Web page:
Cancer is a complex family of diseases, characterized by the deregulation of normal control pathways for cellular growth. Lung cancer (LC) is the leading cause of death among human malignancies and is among the most threatening of them due to its disappointing response to therapy [1]. Development of LC, which can be separated roughly into small cell lung cancer (SCLC) or non-small cell lung cancer (NSCLC), involves multiple genetic abnormalities. One of the most common changes on this way is mutation in the tumor suppressor TP53 gene with a mutations frequency of 50% and 70% in NSCLC and SCLC, respectively [24]. Such genetic abnormality is shown to be associated with a poorer survival prognosis and increased cellular resistance to therapy [57]. Thus, there is an urgent need for development of target-driven novel class of anti-cancer drug against this deadly disease.

The discovery of new cancer-related therapeutic targets is mainly based on the identification of genes involved in pathways selectively exploited in cancer cells [8, 9]. For example, the lack of wt p53 (the product of TP53 gene) in cancer cells can be utilized for therapeutic advantage by selective killing of p53 deficient (p53-/-) cancer cells and by protecting p53 wild type cells (p53wt) at normal proliferation rates using antagonistic drugs [10, 11]. It was demonstrated that certain anticancer drugs could selectively arrest p53wt cells in G1 or G2 phases of the cell cycle by activation of the p53 pathway and thereby protects them from antimitotic agent. E.g. taxol, which simultaneously kills and/or blocks p53-/- cancer cells during mitosis [12, 13].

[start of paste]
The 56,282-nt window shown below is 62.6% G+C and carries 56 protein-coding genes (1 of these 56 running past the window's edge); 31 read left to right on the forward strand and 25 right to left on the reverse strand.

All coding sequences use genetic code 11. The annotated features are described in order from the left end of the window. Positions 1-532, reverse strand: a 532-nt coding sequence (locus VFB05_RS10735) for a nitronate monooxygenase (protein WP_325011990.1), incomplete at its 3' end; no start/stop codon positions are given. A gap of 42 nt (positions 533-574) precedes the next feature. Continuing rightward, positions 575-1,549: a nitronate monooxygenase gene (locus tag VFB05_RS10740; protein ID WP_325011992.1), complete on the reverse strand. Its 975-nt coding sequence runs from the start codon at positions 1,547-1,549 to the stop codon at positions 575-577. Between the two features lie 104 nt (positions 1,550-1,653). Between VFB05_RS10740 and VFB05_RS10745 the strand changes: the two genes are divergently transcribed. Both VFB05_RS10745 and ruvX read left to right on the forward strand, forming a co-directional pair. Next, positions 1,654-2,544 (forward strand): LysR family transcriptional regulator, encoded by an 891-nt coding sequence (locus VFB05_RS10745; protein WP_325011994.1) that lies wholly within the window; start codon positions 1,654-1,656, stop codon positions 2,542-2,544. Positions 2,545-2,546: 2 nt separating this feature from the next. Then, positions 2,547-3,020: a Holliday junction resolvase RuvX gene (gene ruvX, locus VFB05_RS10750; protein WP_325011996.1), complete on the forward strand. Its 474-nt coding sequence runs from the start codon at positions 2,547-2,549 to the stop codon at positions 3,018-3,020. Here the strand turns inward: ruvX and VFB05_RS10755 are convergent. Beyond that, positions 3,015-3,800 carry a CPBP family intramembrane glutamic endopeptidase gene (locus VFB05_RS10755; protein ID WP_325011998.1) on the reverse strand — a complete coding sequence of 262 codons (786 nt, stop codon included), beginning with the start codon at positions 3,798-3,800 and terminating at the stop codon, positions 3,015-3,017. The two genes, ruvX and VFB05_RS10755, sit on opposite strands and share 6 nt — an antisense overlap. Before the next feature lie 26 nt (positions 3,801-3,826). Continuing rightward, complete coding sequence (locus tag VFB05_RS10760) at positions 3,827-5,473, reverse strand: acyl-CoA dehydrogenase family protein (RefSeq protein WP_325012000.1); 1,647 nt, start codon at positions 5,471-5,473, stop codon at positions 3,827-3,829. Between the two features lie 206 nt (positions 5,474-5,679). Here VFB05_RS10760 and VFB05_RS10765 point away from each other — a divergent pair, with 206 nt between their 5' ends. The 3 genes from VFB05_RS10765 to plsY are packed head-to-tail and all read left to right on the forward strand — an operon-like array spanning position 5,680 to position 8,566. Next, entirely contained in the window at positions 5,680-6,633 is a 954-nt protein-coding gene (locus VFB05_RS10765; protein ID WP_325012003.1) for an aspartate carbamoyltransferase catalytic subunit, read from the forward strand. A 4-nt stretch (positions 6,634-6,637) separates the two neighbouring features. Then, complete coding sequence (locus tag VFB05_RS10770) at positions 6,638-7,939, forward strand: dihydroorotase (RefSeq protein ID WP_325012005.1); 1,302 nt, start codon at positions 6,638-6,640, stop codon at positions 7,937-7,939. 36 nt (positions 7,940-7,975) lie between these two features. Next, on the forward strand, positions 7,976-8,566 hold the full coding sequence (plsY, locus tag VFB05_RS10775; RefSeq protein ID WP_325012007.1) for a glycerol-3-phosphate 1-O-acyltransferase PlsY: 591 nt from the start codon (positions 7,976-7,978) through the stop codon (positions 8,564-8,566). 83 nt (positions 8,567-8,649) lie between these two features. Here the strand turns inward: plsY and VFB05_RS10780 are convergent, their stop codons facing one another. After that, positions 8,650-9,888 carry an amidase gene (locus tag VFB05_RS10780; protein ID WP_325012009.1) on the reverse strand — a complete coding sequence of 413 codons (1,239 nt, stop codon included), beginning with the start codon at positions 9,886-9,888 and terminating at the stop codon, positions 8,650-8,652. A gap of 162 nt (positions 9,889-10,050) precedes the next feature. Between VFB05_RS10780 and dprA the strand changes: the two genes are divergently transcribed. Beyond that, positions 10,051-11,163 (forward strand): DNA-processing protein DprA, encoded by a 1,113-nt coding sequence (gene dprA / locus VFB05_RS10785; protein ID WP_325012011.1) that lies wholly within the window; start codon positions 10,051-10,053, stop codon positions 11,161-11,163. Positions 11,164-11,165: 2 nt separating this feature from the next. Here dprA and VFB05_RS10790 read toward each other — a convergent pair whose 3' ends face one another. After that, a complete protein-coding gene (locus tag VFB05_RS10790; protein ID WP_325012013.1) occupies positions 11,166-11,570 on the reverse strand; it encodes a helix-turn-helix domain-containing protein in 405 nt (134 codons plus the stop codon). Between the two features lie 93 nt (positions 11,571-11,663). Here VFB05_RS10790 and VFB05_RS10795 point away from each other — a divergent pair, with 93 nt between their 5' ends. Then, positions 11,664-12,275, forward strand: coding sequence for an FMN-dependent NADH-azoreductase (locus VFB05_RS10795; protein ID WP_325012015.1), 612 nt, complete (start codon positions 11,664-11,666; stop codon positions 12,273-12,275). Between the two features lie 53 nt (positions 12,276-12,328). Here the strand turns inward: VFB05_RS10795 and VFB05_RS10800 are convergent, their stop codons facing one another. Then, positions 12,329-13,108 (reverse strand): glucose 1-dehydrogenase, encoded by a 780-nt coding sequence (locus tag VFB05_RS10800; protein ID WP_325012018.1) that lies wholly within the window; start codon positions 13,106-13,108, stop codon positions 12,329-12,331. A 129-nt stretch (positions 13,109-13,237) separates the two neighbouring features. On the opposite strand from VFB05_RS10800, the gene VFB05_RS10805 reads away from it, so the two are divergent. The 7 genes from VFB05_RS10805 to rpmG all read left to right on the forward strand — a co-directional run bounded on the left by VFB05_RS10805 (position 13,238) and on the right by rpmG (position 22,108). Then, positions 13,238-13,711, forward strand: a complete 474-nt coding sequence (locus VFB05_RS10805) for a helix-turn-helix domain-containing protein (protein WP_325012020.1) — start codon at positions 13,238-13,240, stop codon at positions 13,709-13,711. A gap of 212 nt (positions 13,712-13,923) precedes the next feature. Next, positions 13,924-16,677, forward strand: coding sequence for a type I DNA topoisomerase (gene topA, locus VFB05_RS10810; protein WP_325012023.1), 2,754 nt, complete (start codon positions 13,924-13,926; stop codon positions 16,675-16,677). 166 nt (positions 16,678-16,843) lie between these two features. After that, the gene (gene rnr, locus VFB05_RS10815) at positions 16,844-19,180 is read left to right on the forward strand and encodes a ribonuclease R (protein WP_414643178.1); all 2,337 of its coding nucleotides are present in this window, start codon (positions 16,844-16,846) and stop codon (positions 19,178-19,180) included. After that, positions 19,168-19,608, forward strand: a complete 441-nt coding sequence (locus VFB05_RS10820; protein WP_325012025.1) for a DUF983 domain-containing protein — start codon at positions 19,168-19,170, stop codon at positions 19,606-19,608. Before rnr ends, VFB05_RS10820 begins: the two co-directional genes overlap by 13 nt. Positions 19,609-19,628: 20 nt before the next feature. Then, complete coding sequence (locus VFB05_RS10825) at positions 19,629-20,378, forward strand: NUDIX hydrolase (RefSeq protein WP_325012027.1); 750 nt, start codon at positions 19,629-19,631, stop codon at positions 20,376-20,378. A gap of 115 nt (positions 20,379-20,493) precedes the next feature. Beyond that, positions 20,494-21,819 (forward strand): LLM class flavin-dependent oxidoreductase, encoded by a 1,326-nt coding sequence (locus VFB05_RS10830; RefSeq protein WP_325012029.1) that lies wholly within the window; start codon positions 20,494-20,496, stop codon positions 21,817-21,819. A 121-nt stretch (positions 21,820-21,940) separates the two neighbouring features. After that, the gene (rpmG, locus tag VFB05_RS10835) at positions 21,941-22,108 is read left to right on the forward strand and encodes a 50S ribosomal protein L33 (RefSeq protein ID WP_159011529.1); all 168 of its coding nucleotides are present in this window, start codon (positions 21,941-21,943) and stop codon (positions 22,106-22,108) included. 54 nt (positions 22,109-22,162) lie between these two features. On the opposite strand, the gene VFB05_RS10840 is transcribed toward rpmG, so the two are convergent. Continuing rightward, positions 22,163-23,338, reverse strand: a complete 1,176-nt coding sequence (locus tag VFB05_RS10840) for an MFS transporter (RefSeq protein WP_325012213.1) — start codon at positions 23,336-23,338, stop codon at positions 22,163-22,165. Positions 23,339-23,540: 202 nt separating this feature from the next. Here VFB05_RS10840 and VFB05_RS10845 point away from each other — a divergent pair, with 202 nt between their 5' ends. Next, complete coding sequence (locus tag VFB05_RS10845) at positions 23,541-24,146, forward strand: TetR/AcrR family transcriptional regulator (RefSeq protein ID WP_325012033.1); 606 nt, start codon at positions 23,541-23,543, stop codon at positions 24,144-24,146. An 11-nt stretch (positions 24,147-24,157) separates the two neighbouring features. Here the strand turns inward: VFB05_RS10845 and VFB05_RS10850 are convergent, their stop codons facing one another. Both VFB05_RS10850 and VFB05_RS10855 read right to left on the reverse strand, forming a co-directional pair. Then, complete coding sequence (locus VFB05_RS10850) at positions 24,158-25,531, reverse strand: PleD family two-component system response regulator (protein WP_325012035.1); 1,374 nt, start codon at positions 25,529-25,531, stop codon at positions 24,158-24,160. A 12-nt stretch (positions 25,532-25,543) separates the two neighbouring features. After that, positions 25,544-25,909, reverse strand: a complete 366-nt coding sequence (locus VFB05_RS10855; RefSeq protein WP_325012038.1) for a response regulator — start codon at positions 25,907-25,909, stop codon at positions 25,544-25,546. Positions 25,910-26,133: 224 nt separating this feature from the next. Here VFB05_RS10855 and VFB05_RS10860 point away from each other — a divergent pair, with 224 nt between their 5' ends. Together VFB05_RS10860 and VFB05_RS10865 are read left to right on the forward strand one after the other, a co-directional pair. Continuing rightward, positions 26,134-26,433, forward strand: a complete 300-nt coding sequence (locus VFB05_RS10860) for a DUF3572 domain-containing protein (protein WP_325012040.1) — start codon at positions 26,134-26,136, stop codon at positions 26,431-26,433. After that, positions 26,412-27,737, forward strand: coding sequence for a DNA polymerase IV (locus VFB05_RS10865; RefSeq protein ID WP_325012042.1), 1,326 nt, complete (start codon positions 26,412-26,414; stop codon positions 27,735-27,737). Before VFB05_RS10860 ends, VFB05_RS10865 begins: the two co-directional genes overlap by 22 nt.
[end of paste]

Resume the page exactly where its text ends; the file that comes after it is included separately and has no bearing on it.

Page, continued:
However, genotoxic drugs can trigger multiple molecular events including activation of p53-independent checkpoints and thus may partially protect the cancer cells during chemotherapy [3]. This can be avoided by using agents targeted specifically at the p53 pathway. In proliferating cells that are not subjected to stress, p53 level is tightly controlled by its negative regulator MDM2, which binds p53 and modulates its transcriptional activity and stability [3, 1416]. MDM2 is an E3 ubiquitin ligase that binds the tumor suppressor and facilitates its ubiquitin-dependent degradation [17]. The MDM2 binding domain overlaps with the transcriptional activation domain of p53, and therefore MDM2 binding also inhibits the transcriptional activity of p53, thus effectively impairing its function [18]. Disruption of the p53-MDM2 interaction, therefore, provides an attractive strategy for activating p53. It was shown that nutlin-3 could selectively disrupt the interaction between p53 and MDM2 [19] inducing cell cycle arrest in normal murine and human cells [3, 1416, 20] cells without initiation of apoptosis. This presents unique opportunities for p53-dependent modulation of the cell cycle of the proliferating p53wt cells of the intact surrounding tissues to protect them from the taxol during chemotherapy of p53-/- tumors [21].

In this context, the goal of our work was to evaluate the effectiveness of the MDM2 antagonist nutlin-3 in comparison to certain anticancer drugs (5-fluorouracil, camptothecin, roscovitine) with known cytostatic effects to protect proliferating p53wt cells from taxol in the combined cell cycle associated therapy leading to selective killing of p53-/- cells.


Cell culture

Established human cell lines of different tumor entities, i.e. near triploid (~3C) NSCLC cell line A549 presenting wild type TP53 gene, near hexaploid (~6C) NSCLC cell line H1299 with TP53-null gene and near triploid (~3C) pharyngeal squamous-cell carcinoma (PSCC) cell line FaDu presenting mutated TP53 gene from DSMZ (Germany) were used in this study. Cells were cultured in Dulbecco Modified Eagle Medium routinely supplementing with 10% heat-inactivated fetal calf serum (Gibco, France) and incubated at 37°C in humidified 5% CO2 atmosphere with media replacement every 2 days. When the cell cultures reached 90% confluence they were harvested using 0.25% trypsin and 1 mM EDTA solution (Sigma, Germany) and reseeded in new flasks at a density of 10-15 × 103cells/cm2. Cell counts in the samples were determined with a coulter counter (CASY, Model TTC, Schärfe System, Germany).

Flow cytometry